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UCAS Undergraduate: what to study

Trying to decide what degree you should do? Find information and advice about choosing what to study and where to go to university.
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Choosing courses
There's a lot to consider when choosing a course, so our guide gives you hints on what to think about.
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Signed choosing courses video
This signed video takes you through what to consider before deciding on what and where to study.
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1. Choose a subject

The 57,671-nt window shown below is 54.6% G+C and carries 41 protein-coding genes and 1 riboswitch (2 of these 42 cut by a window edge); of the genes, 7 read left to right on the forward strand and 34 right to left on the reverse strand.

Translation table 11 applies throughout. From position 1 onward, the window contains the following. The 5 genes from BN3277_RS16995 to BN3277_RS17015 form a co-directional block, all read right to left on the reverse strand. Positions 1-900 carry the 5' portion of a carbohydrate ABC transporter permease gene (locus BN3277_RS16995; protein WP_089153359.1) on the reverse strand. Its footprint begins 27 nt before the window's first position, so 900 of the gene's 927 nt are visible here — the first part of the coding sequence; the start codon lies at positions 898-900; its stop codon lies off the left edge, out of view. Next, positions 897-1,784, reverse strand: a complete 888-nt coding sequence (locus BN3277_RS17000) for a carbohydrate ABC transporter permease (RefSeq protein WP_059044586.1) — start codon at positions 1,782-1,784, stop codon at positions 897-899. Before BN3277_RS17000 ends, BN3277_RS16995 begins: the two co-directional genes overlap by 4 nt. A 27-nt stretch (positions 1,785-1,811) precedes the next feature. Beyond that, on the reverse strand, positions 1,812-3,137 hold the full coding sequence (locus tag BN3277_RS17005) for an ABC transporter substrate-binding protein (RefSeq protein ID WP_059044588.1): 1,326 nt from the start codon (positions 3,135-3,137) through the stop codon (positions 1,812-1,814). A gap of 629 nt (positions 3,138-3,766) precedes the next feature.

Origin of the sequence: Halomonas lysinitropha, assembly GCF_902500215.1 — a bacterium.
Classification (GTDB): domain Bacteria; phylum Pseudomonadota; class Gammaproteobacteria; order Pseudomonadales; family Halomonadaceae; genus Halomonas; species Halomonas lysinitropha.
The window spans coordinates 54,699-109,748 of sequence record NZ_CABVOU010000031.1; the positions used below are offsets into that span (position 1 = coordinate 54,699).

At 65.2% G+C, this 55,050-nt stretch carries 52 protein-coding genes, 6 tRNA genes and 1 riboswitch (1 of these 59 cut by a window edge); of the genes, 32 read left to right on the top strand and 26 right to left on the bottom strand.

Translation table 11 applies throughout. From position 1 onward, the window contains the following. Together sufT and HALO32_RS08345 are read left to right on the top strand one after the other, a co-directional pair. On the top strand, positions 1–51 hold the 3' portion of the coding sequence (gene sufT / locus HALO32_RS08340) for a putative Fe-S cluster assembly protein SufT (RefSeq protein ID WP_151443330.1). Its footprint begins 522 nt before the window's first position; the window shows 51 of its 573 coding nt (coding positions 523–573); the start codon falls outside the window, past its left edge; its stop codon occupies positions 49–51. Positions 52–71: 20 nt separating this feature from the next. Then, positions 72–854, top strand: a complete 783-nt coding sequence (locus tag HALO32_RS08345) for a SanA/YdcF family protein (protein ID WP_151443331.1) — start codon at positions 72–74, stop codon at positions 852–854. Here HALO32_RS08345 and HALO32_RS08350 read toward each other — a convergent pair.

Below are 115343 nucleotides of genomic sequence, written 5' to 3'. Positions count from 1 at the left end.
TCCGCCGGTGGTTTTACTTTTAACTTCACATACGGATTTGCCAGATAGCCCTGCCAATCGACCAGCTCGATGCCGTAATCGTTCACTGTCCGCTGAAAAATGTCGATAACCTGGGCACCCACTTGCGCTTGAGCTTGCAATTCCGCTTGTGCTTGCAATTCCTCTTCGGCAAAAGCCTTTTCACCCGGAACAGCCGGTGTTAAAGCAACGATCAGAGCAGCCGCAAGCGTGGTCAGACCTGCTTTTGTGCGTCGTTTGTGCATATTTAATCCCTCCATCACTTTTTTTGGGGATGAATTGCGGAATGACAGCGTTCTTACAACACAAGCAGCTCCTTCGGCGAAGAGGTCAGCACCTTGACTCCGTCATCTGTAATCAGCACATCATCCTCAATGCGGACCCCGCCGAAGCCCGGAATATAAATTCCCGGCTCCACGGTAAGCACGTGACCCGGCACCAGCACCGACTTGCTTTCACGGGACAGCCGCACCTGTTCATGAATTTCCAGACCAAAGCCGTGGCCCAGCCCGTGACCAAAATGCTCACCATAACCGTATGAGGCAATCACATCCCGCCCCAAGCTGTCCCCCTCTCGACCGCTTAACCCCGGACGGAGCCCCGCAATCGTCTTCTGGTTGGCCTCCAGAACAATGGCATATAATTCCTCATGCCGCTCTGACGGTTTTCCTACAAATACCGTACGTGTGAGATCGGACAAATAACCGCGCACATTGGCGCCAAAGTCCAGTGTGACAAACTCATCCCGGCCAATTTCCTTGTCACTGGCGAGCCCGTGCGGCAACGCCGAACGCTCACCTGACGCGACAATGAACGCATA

• The important thing is to choose a subject you’ll enjoy that will help you reach your goals.
  • Think about what you enjoy doing day-to-day – maybe this could be part of a future job role.
  • Explore jobsites and graduate careers to look for ideas to work or study towards.
  • Take a look at our subject guides to get an idea of the types of subjects you could study.
  • Thinking about more than one course or subject?
    To increase your chances of getting a place on a course we give you the option of applying to up to five courses at once, usually all in a similar subject so that your application is relevant to all of them.

    Please note, there are a couple of restrictions though.

    • You can only apply maximum of four courses in any one of medicine, dentistry, veterinary medicine or veterinary science.